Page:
Bank of America Corp (NYSE:BAC) was able to increase its dividends for the first time since the financial crisis after the Federal Reserve announced that it had approved the banks resubmitted capital plans earlier today. Bank of America’s original capital plans were also approved by the Fed, but when it discovered errors that affected the results of the stress test it was forced to go through the process again. Bank of America has increased its quarterly dividend from $0.01 to $0.05 per share.
Market is unmoved by dividend increase
Bank of America Corp (NYSE:BAC) watched its stock drop 6% when it first told regulators that it had found a mistake in data it used for the 2014 Comprehensive Capital Analysis and Review (CCAR), because it meant not only that it would have to spend time and energy preparing another capital plan, but that buybacks were probably off the table for the year. Bank of America re-submitted its plans on May 27, according to its press release.
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Analysts did expect to see a dividend increase this year once the new plans were approved, which probably explains why the market hasn’t had a bigger reaction to the news (BAC is up about 0.5%, but still below the last month’s average price).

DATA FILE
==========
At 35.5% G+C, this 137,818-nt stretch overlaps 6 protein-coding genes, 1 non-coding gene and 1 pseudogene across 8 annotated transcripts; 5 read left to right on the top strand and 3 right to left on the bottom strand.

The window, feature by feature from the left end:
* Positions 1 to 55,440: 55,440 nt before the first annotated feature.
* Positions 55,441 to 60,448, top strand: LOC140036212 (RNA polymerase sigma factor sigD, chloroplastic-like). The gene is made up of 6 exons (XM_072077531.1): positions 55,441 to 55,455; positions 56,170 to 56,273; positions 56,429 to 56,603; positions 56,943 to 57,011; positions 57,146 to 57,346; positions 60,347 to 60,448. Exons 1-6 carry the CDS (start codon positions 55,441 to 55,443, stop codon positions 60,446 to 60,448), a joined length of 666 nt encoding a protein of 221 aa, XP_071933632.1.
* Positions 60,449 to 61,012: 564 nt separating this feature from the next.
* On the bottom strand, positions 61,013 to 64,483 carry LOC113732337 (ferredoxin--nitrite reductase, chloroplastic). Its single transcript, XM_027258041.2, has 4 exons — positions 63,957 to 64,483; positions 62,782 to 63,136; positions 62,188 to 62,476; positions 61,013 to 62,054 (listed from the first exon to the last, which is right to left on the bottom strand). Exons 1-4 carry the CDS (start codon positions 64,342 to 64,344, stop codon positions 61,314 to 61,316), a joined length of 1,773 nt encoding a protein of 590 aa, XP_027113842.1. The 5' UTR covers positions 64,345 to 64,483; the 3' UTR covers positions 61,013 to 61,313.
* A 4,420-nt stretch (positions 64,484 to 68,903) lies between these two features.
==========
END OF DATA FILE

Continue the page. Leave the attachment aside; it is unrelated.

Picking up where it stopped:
At the time Morgan Stanley analysts Betsy L. Graseck and Michael J. Cyprys felt that the market was also assuming there would be no buybacks through 2016, which seemed like an overreaction considering the amount of capital that Bank of America has on its balance sheet and goes counter to CEO Brian Moynihan’s stated goal to return capital to shareholders.
Bank of America dividend increase follows Zions recent capital plan approval
This follows the recent approval of Zions Bancorporation (NASDAQ:ZION) re-submitted capital plan, which was a more important development since it was the only bank that the Fed deemed to have too little regulatory capital right now, though other plans were rejected because they spent too much on buybacks and dividends.
Now we’re waiting to hear the eventual results on the resubmitted capital plans from Citigroup Inc. (NYSE:C), whose capital plan was too ambitious, as well as HSBC Holdings plc (ADR) (NYSE:HSBC) (LON:HSBA), Banco Santander, S.A. (ADR) (NYSE:SAN) (MCE:SAN), and Royal Bank of Scotland Group plc (NYSE:RBS) (LON:RBS) who failed the stress test on qualitative grounds.